Tuesday, October 30, 2012

Public talk in Ghent, Belgium on Wednesday

"Does God exist?" - professor Stephen Law (Heythrop College University of London)

alle activiteiten
Wat Lezing
Wanneer 31-10-2012
van 20:00 tot 23:00
Waar Zebrastraat 32, 9000 Gent
Organisator Vakgroep Wijsbegeerte & Moraalwetenschap & Onderzoeksgroep The Moral Brain
Contact maarten.boudry@ugent.be of johan.braeckman@ugent.be  
Dr. Stephen Law presents a novel challenge to belief in an all-powerful, all-good God. Law's "Evil God challenge" has been discussed widely on the internet, and featured in a high profile debate with Christian apologist William Lane Craig. It offers a novel and entertaining way of bringing out the irrationality of this traditional brand of theism. If you believe in an all-powerful, all-good God, dare you take the "Evil god challenge"?

Stephen Law is Senior Lecturer in Philosophy at Heythrop College University of London, editor of the Royal Institute of Philosophy journal THINK, and author of several best-selling introductions of philosophy, including The Philosophy Gym and Believing Bullshit. His latest book is the children's primer on science, philosophy and skepticism Really, Really Big Questions About Me and my Body.   Gratis inkom, iedereen welkom.

Sunday, October 28, 2012

Rock climbing yesterday

Went rock climbing in Cornwall and took this short video clip yesterday afternoon, looking down Flannel Avenue, on Chair Ladder cliffs, very close to Land's End. Tom Pilling climbing upper section and abseiling down to start of route in the photos below.

Wednesday, October 24, 2012

Heythrop College Open Day Wed 31st Oct

Event Details
To book your place at this event at my own college, or find out more, go here.

12.00 -15.30pm.

You'll be able to see the facilities on offer and speak to staff and students to find out more about studying and student life.

Please view our Open Day programme (.pdf) and book your place.

You'll be able to see the facilities on offer and speak to staff and students to find out more about studying and student life.

If you have any queries about undergraduate open days or foundation degree open evenings please contact us at opendays@heythrop.ac.uk or by telephoning 020 7795 4124

Tuesday, October 23, 2012

I am tutor for admission BA Philosophy at Heythrop (repeat post)

I happen to be tutor for admission for the BA in philosophy at Heythrop College University of London. If you want to find about more about our BA programme, or an evening MA in philosophy, get in touch (email address is in the header to this page). Obviously with the new fees system, all colleges are focusing on recruitiment, and so are we of course. Obviously we're not as well known as some other colleges. But we are quite exceptional.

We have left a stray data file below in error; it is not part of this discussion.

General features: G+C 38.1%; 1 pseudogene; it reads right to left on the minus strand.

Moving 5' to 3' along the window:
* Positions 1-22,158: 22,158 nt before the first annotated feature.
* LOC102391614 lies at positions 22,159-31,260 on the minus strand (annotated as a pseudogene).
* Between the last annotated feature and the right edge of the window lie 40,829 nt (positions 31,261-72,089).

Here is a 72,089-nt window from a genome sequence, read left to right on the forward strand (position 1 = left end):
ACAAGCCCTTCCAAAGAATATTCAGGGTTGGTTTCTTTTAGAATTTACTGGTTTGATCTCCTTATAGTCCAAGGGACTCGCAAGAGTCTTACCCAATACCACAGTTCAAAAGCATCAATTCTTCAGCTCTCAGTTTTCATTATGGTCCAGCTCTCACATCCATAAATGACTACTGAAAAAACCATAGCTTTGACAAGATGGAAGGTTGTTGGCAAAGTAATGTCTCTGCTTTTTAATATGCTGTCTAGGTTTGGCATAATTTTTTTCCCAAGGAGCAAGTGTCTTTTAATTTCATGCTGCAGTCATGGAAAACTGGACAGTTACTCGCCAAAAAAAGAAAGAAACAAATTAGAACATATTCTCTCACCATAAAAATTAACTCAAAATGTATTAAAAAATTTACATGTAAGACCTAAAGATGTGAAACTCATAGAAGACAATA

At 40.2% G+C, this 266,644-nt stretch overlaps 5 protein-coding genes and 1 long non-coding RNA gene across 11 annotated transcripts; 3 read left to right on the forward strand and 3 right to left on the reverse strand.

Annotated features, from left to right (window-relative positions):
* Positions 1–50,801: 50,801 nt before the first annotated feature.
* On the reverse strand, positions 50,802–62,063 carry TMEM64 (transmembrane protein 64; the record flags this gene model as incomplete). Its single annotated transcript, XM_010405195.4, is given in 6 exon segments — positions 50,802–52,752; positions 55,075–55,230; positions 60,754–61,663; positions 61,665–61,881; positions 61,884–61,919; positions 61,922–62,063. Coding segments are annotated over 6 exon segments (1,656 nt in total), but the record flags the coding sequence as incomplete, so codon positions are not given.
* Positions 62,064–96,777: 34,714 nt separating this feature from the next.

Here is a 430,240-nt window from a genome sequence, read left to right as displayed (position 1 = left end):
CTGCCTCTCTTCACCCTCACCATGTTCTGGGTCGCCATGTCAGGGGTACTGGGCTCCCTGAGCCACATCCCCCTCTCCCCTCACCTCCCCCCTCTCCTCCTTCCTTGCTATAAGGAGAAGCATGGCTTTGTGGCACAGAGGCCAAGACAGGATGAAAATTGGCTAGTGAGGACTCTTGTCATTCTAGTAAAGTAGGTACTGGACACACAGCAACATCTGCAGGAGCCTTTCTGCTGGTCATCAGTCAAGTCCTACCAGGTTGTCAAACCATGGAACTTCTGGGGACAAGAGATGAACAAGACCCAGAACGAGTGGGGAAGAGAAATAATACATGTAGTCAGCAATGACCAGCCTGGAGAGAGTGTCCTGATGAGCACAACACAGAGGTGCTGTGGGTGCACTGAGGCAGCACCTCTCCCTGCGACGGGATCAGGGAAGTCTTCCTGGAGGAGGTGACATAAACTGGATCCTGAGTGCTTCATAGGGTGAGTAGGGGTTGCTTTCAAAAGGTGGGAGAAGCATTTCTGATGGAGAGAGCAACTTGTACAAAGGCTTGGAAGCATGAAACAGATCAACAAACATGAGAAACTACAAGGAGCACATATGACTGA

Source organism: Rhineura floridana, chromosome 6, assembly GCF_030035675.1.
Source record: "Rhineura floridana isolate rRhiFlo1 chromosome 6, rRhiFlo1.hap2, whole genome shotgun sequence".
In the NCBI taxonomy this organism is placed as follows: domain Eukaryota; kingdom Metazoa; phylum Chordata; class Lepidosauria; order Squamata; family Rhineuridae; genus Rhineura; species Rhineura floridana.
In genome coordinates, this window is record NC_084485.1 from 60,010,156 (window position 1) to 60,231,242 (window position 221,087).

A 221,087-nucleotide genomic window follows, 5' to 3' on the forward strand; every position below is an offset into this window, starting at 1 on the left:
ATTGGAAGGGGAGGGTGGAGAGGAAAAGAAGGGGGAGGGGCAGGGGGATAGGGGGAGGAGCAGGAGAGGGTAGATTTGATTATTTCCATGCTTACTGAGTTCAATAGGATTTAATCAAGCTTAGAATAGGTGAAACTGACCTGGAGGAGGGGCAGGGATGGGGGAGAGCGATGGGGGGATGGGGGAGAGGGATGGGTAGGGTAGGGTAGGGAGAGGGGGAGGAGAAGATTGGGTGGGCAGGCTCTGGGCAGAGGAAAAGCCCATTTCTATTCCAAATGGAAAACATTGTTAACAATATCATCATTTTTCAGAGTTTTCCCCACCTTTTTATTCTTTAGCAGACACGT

So here are a few facts about Heythrop you might be interested in, if you're thinking about pursuing a degree in Philosophy or Theology.

(1) Heythrop is the University of London college that specializes in just Philosophy and Theology. It's all we do.

(2) Heythrop students achieve remarkably good results, despite our comparatively modest entry requirements. We have outperformed other better known colleges in terms of number of first class hons degrees achieved, for example

(3) This is because, astonishingly, Heythrop runs a one-to-one tutorial system. Students receive individual one-to-one tutorials on all their second and third year essays. This is unheard of outside of Oxbridge, of course, and is one of the main reasons are students are so academically successful.

(4) Heythrop is the oldest college of the University of London, being founded by the Jesuits in 1614, though one of the most recent member colleges of the University). However, despite its religious foundation, it is highly diverse in its membership (I'm there, for goodness sake. And I'm made to feel very welcome too.) The philosophy students are no more "religious" than at other London colleges, and the staff have all sorts of views on the subject. There's no religious agenda whatsoever in the philosophy teaching on the BA Philosophy. We just ask that you think and question with an open mind.

(5) Heythrop is small, friendly, and located in beautiful, leafy Kensington Square, very close to Kensington High Street tube station.

(6) Heythrop has some excellent philosophy research going on. Tom Crowther is doing cutting edge work in the Philosophy of Perception, for example (recent paper in Philosophical Review). But our greatest strength is in Philosophy of Religion. We have Professors Keith Ward and John Cottingham working in this area as part of Heythrop's Centre for The Philosophy of Religion. And of course I am regularly publishing in philosophy of religion too (and other areas).

Here's a recent letter of mine published in the Independent:

Dominic Lawson ("A Private Sector Oxbridge? Not Exactly" 7th June) rightly celebrates the one-to-one tutorial system, offered by Oxford and Cambridge, which he describes as "the single most valuable aspect of their educational offering". But Lawson is wrong to say the system is only offered by Oxford and Cambridge. It is also offered by Heythrop College, University of London for undergraduate degrees in philosophy and theology.

If you want to know more, get in touch with me directly. Our website is here. Open days and student conferences available (I run the A Level Philosophy and Philosophy of Religion Conferences - free entry, with speakers like Nigel Warburton, John Cottingham and Keith Ward).

Stephen Law
Senior Lecturer in Philosophy and Tutor for Admissions BA Hons Philosophy, Heythrop College, University of London.

Friday, October 19, 2012

Event (arranged by myself) tomorrow with Chris French, Andy Lewis, etc. - see some of you there I hope

CFI UK and Conway Hall present


Chris French, Andy Lewis, Mike Heap, Serena Roney-Dougal